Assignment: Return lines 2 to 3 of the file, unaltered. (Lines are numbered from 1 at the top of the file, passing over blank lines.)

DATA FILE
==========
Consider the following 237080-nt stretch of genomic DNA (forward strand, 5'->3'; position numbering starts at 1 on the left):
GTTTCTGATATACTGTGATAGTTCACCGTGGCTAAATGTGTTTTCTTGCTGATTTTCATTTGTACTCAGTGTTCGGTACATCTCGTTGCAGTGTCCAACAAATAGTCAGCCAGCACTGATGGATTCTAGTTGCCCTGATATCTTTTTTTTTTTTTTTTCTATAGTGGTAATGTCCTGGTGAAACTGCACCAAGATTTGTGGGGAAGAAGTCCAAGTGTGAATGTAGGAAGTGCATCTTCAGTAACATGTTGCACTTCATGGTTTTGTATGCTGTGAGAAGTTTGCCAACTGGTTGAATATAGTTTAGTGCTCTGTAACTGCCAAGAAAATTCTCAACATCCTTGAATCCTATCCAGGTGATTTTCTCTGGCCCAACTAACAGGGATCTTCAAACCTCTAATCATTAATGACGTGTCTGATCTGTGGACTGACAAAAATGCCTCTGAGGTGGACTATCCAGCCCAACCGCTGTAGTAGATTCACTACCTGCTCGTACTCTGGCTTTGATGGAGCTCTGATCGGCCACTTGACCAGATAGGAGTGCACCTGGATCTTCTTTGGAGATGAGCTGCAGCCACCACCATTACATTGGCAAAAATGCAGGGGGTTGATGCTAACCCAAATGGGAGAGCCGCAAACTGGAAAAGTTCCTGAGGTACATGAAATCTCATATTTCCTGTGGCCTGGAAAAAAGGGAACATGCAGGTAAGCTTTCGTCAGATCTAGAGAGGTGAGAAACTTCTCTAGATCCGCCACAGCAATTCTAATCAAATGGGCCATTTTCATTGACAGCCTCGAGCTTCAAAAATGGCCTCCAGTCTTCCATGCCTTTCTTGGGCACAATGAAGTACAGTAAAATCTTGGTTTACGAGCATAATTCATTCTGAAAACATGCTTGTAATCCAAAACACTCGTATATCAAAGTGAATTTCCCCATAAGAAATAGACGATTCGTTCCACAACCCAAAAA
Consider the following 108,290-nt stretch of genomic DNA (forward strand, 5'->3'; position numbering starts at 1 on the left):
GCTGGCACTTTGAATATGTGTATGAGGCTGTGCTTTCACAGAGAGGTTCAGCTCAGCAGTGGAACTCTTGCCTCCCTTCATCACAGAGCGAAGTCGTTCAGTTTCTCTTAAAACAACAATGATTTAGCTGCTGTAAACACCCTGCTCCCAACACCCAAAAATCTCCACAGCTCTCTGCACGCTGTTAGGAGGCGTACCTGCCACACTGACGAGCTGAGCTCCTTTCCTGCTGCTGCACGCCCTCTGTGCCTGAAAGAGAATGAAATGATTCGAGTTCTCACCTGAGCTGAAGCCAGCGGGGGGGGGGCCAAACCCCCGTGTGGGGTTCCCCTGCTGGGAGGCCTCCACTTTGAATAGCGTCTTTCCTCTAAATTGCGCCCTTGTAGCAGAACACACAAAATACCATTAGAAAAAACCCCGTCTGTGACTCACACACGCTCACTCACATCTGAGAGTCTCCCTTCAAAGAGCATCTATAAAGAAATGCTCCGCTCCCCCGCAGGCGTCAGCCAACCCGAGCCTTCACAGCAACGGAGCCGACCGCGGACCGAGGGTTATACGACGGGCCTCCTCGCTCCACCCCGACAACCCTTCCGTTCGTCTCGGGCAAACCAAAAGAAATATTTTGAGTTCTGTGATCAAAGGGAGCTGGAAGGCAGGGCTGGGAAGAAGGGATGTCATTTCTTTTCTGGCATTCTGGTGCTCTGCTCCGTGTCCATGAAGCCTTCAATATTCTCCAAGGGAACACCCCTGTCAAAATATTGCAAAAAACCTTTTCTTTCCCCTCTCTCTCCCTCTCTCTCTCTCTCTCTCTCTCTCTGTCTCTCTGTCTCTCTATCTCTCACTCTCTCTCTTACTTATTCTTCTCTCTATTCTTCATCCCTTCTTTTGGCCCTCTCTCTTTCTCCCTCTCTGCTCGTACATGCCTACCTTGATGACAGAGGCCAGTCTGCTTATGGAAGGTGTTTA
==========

GTTTCTGATATACTGTGATAGTTCACCGTGGCTAAATGTGTTTTCTTGCTGATTTTCATTTGTACTCAGTGTTCGGTACATCTCGTTGCAGTGTCCAACAAATAGTCAGCCAGCACTGATGGATTCTAGTTGCCCTGATATCTTTTTTTTTTTTTTTTCTATAGTGGTAATGTCCTGGTGAAACTGCACCAAGATTTGTGGGGAAGAAGTCCAAGTGTGAATGTAGGAAGTGCATCTTCAGTAACATGTTGCACTTCATGGTTTTGTATGCTGTGAGAAGTTTGCCAACTGGTTGAATATAGTTTAGTGCTCTGTAACTGCCAAGAAAATTCTCAACATCCTTGAATCCTATCCAGGTGATTTTCTCTGGCCCAACTAACAGGGATCTTCAAACCTCTAATCATTAATGACGTGTCTGATCTGTGGACTGACAAAAATGCCTCTGAGGTGGACTATCCAGCCCAACCGCTGTAGTAGATTCACTACCTGCTCGTACTCTGGCTTTGATGGAGCTCTGATCGGCCACTTGACCAGATAGGAGTGCACCTGGATCTTCTTTGGAGATGAGCTGCAGCCACCACCATTACATTGGCAAAAATGCAGGGGGTTGATGCTAACCCAAATGGGAGAGCCGCAAACTGGAAAAGTTCCTGAGGTACATGAAATCTCATATTTCCTGTGGCCTGGAAAAAAGGGAACATGCAGGTAAGCTTTCGTCAGATCTAGAGAGGTGAGAAACTTCTCTAGATCCGCCACAGCAATTCTAATCAAATGGGCCATTTTCATTGACAGCCTCGAGCTTCAAAAATGGCCTCCAGTCTTCCATGCCTTTCTTGGGCACAATGAAGTACAGTAAAATCTTGGTTTACGAGCATAATTCATTCTGAAAACATGCTTGTAATCCAAAACACTCGTATATCAAAGTGAATTTCCCCATAAGAAATAGACGATTCGTTCCACAACCCAAAAA
Consider the following 108,290-nt stretch of genomic DNA (forward strand, 5'->3'; position numbering starts at 1 on the left):